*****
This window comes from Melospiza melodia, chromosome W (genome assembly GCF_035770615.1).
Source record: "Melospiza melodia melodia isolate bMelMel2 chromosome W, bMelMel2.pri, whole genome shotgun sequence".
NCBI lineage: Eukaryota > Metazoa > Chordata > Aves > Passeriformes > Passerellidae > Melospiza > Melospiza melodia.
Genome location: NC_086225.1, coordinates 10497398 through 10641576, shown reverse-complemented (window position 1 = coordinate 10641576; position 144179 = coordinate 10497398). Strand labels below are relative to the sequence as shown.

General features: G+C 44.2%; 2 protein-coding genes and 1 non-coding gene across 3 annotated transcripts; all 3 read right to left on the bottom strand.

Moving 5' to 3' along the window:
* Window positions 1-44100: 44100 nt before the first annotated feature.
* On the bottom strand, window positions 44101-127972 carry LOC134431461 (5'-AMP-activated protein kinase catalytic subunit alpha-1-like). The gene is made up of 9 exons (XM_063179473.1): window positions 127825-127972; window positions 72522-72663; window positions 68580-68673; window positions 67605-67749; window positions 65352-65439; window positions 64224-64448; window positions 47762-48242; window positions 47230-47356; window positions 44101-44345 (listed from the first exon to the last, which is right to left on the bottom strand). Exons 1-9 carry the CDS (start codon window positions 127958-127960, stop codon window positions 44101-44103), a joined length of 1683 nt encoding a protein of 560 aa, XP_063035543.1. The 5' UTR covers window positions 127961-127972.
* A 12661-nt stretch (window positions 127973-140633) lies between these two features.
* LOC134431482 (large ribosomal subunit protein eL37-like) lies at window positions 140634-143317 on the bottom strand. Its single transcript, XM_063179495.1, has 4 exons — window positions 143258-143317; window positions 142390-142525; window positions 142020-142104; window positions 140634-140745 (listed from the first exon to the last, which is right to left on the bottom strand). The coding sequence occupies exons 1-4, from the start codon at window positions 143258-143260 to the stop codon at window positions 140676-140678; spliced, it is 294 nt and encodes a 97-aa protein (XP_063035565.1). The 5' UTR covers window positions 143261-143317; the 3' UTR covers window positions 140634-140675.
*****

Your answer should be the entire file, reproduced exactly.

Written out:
This window comes from Melospiza melodia, chromosome W (genome assembly GCF_035770615.1).
Source record: "Melospiza melodia melodia isolate bMelMel2 chromosome W, bMelMel2.pri, whole genome shotgun sequence".
NCBI lineage: Eukaryota > Metazoa > Chordata > Aves > Passeriformes > Passerellidae > Melospiza > Melospiza melodia.
Genome location: NC_086225.1, coordinates 10497398 through 10641576, shown reverse-complemented (window position 1 = coordinate 10641576; position 144179 = coordinate 10497398). Strand labels below are relative to the sequence as shown.

General features: G+C 44.2%; 2 protein-coding genes and 1 non-coding gene across 3 annotated transcripts; all 3 read right to left on the bottom strand.

Moving 5' to 3' along the window:
* Window positions 1-44100: 44100 nt before the first annotated feature.
* On the bottom strand, window positions 44101-127972 carry LOC134431461 (5'-AMP-activated protein kinase catalytic subunit alpha-1-like). The gene is made up of 9 exons (XM_063179473.1): window positions 127825-127972; window positions 72522-72663; window positions 68580-68673; window positions 67605-67749; window positions 65352-65439; window positions 64224-64448; window positions 47762-48242; window positions 47230-47356; window positions 44101-44345 (listed from the first exon to the last, which is right to left on the bottom strand). Exons 1-9 carry the CDS (start codon window positions 127958-127960, stop codon window positions 44101-44103), a joined length of 1683 nt encoding a protein of 560 aa, XP_063035543.1. The 5' UTR covers window positions 127961-127972.
* A 12661-nt stretch (window positions 127973-140633) lies between these two features.
* LOC134431482 (large ribosomal subunit protein eL37-like) lies at window positions 140634-143317 on the bottom strand. Its single transcript, XM_063179495.1, has 4 exons — window positions 143258-143317; window positions 142390-142525; window positions 142020-142104; window positions 140634-140745 (listed from the first exon to the last, which is right to left on the bottom strand). The coding sequence occupies exons 1-4, from the start codon at window positions 143258-143260 to the stop codon at window positions 140676-140678; spliced, it is 294 nt and encodes a 97-aa protein (XP_063035565.1). The 5' UTR covers window positions 143261-143317; the 3' UTR covers window positions 140634-140675.